MEASA’s Global Footprint

    Total World equals 100%

    Source: Bloomberg, IMF, World Bank, Statistical Review of World Energy, World Population Review, Statista

    We anticipate a shift in this balance as the region undergoes rapid economic growth. On the one hand, the global investment community should want to participate in higher growth opportunities to seize higher potential financial returns – especially when compared to slower-growing, mature markets. On the other hand, the global investors need to participate in order to support a sustainable growth trajectory of the region to mitigate possible negative spillovers with potential global impact.

    The rapid growth is fuelling enormous increase in consumption necessitating sustainable solutions to avoid adverse effects on income inequality and climate change. A new socio-economic paradigm overcoming the old-fashioned, conventional Western approach is needed, as the consequences could reverberate both regionally and internationally, threatening global stability. Forecast of electricity demand and food consumption underscore the magnitude of the challenge. As indicated by the European Commission Joint Research Center, Africa’s projected electricity demand – the region with the least developed energy infrastructure – is set to grow from 635 Terawatt hours (TWh) per year in 2017 to more than 5,000 TWh by 2070. Given that approximately 80% of the current electricity generation relies on fossil fuels, there is an urgent need to champion more climate-friendly energy sources. In addition, the United Nations projects food demand to almost double by 2050, rising from a yearly intake of 2.9 quadrillion calories in 2012 to more than 5 quadrillion by 2050.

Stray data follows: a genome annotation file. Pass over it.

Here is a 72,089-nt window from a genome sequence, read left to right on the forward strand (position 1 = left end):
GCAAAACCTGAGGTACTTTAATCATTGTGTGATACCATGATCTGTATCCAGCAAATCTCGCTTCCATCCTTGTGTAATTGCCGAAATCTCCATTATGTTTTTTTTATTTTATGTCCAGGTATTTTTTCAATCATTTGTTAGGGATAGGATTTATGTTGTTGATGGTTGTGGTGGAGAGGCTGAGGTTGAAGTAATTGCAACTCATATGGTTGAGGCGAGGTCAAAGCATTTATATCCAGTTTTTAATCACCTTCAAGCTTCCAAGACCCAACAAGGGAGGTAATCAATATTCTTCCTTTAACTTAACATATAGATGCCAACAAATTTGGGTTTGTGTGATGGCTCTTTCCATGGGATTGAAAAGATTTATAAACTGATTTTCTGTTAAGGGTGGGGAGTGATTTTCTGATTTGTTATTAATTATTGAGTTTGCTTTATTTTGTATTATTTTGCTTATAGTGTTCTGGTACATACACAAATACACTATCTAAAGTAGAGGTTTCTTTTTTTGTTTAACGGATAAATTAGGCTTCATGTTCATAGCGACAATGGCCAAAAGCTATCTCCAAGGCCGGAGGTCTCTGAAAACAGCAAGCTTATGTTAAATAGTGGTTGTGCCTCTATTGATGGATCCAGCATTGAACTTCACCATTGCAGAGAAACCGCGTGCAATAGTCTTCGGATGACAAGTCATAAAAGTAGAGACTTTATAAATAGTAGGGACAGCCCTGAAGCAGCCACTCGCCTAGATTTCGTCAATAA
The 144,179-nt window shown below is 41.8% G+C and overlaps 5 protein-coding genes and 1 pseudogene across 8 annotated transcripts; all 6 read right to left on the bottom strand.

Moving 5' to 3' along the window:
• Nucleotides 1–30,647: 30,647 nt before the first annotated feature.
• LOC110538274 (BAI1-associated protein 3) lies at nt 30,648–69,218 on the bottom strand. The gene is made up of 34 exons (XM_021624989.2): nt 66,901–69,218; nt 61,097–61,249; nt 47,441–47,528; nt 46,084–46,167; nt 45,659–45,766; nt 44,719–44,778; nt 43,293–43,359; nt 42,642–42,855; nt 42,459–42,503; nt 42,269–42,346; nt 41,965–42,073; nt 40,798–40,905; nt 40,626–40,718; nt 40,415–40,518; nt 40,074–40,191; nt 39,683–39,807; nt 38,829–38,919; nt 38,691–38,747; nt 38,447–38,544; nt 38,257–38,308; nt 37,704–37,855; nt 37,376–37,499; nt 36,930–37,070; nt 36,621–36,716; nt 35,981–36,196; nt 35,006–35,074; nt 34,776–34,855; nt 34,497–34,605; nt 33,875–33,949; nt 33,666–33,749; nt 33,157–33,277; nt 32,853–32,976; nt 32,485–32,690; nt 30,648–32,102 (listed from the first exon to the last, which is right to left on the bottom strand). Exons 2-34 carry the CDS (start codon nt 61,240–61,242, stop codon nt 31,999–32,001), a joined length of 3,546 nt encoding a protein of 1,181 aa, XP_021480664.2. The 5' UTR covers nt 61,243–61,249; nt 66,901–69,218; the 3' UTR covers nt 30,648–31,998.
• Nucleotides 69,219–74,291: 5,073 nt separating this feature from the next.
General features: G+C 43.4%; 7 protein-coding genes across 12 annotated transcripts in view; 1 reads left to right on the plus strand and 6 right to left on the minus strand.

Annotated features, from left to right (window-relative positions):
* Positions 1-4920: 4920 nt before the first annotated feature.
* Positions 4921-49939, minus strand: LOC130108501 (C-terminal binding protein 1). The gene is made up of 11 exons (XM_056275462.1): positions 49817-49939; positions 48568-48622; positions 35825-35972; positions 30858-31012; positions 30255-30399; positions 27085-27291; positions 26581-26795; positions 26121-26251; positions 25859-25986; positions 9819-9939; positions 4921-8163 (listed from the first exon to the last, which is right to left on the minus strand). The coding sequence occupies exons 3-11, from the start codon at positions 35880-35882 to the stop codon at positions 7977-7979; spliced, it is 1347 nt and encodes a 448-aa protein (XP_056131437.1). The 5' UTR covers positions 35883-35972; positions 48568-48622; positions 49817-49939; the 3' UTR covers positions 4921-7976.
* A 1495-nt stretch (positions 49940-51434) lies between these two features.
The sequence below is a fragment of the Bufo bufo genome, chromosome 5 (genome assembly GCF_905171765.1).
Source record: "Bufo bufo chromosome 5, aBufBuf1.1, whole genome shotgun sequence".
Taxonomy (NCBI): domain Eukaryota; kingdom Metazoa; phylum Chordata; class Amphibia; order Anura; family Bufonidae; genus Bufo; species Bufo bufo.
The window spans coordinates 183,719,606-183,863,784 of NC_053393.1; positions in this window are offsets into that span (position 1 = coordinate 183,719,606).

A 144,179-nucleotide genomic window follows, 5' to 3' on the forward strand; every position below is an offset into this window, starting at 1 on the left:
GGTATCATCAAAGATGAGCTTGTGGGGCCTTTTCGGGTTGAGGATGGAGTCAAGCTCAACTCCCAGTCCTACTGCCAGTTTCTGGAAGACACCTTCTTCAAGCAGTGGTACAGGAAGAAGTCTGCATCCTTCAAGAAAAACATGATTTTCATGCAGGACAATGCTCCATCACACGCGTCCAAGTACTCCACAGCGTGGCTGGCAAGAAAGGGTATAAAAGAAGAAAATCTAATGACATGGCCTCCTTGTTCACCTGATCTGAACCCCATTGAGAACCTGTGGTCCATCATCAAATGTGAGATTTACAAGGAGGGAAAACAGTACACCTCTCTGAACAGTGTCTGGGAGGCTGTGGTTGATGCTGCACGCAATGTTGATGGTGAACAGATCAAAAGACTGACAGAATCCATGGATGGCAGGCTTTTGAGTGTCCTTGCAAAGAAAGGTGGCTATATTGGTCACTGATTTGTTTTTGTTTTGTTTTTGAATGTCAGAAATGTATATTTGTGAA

At a time when the world is already far behind meeting the annual investments needed to achieve the Sustainable Development Goals, setting strategic priorities will be increasingly important (current UNCTAD estimate suggests the global annual financing gap to meet the SDGs has ballooned to US$4.3 trillion, double the per-COVID 19 value).

    This development is especially pertinent to the MEASA region, as it represents 83% of the countries in the bottom half of the SDG country ratings, including all the ten worst performing countries. Estimating the additional annually required investment level in the MEASA region, looking at three scenarios (i. increasing investments just to meet the population growth, ii. increasing investments to meet population and recent GDP/capita growth, and iii. increasing investments to meet population, recent GDP/capita growth while meeting the SDG requirements), suggest the investment gap specific to the MEASA region is approximately US$3 trillion annually – a doubling of total current investment level.